20 cm = di = 20 cm∕-20 cm M = -1 (Inverted)hi = (ho) × (m) = (2 cm) × (-1)hi = -2Lens 2 do = 10 cm 1∕do + 1∕f = 1∕di M = hi∕ho1∕10 cm + 1∕-30 cm = = di∕do 15 cm = di = 15 cm∕10 cm M = 1.5 (Upright)Lens 3 is a Mirror. do = 12 cm 1∕do + 1∕f = 1∕di M = hi∕ho1∕12 cm + 1∕10 cm = = di∕do 5.5 cm = di = 5.5 cm ∕12 cm M = 0.458 or .46 (Upright)hi = (ho) × (m) = (-3 cm) ×(0.458)
hi = 1.374 or 1.4 cmThe image is upright and the image height is 1.4 cm.6. See attachment.7. Using the Lens-makers equation, design a double-convex glass lens with a fo-cal length of 60 cm. Assume the refractive index of the glass is 1.50.P = 1∕f = 1∕60 cm = 1∕.6 mP = 1.67 d (m-1)
R2 = -2R1Use the Lens makers formulaP = 1.67 m-1 = (n-1)(1∕R1 - 1∕R2) = (1.50 - 1)(1∕R1 - 1∕-2R1) = (0.5)(1∕R1 - 1∕R1) = (0.5) 1∕R1 [1 + 1∕2] = (0.5) (1∕R1) [1.5] 1.67 m-1 = (.75)∕R1 R1 = .75∕167 m-1 = 0.45 m R1 = 45 cmR2 = -2R1 = -2 × (45 cm)R2 = - 90 cm8. a. Optical dispersion is the phenomenon in which the phase velocity of a wavedepends on its frequency, or alternatively when the group velocity depends onthe frequency. Media having such a property are termed dispersive media. Opti-cal dispersion is sometimes called chromatic dispersion to emphasize its wave-length-dependent nature, or group-velocity dispersion (GVD) to emphasize therole of the group velocity.The most familiar example of chromatic dispersion is a rainbow, in which disper-sion causes the spatial separation of a white light into components of differentwavelengths i.e. different colors.
Chromatic dispersion is especially important to researchers who are designingoptical equipment like cameras, optical microscopes, and telescopes. When alens system is not carefully designed, the system will focus different colors oflight at different spots – and this doesn’t give a very good image! By planning thesystem carefully and using a combination of lenses made out of different materi-als with different indices of refraction, these chromatic aberrations can be greatlyminimized.The effect of chromatic dispersion is also important to people who send shortpulses, which are made up of many different wavelengths, through opticalwaveguides, like optical fiber. Short pulses of EM Rad are used as a way of en-coding data, like voices during a telephone call and the information on this web-site, so that the data can be sent from one place to another. As the pulse travelsin the waveguide, some wavelengths of light travel faster than others. As thepulses travel down the waveguide, they increase in width and overlap with oneanother. If they spread too much, it is difficult to tell where one pulse begins andthe other ends, and this results in information being lost. Researchers who workin the Communications and Fiber Optics fields of optics are developing devicesto combat the effects of dispersion.The dispersion of light by glass prisms is used to construct spectrometers andspectroadiometers. Holographic gratings are also used, as they allow more ac-curate discrimination of wavelengths.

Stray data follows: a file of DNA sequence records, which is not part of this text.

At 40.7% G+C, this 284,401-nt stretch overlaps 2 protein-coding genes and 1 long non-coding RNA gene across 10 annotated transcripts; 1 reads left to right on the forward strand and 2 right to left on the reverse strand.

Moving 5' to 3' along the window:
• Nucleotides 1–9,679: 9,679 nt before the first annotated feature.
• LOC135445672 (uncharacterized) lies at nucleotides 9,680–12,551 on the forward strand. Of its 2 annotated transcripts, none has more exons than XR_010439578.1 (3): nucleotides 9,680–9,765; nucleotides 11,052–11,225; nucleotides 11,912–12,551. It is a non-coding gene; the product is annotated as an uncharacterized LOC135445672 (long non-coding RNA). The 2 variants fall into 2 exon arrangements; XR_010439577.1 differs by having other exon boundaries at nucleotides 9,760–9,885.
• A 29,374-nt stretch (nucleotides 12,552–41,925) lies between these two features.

8. b. Principal planes in optical systemsThe two principal planes in a lens system are hypothetical and have the propertythat a ray emerging from the lens appears to have crossed the rear principalplane at the same distance from the axis that that ray appeared to cross the frontprincipal plane, as viewed from the front of the lens. This means that the lens canbe treated as if all of the refraction happened at the principal planes.The principal planes are crucial in defining the optical properties of the system,since it is the distance of the object and image from the front and rear principalplanes that determines the magnification of the system.If the medium surrounding the optical system has a refractive index of 1 (e.g., airor vacuum), then the distance from the principal planes to their corresponding fo-cal points is just the focal length of the system. In the more general case, the dis-tance to the foci is the focal length multiplied by the index of refraction of themedium.For a thin lens in air, the principal planes both lie at the location of the lens. Thepoint where they cross the optical axis is sometimes misleadingly called the opti-cal center of the lens. However, that for a real lens the principal planes do notnecessarily pass through the centre of the lens, and may not lie inside the lens atall.
For a given set of lenses and separations, the principal planes are fixed and donot depend upon the object position. The thin lens equation can be used, but itleaves out the distance between the principal planes. The focal length f is thatgiven by Gullstrand’s equation. The principal planes for a thick lens are illustrat-ed. For practical use, it is often useful to use the front and back vertex powers.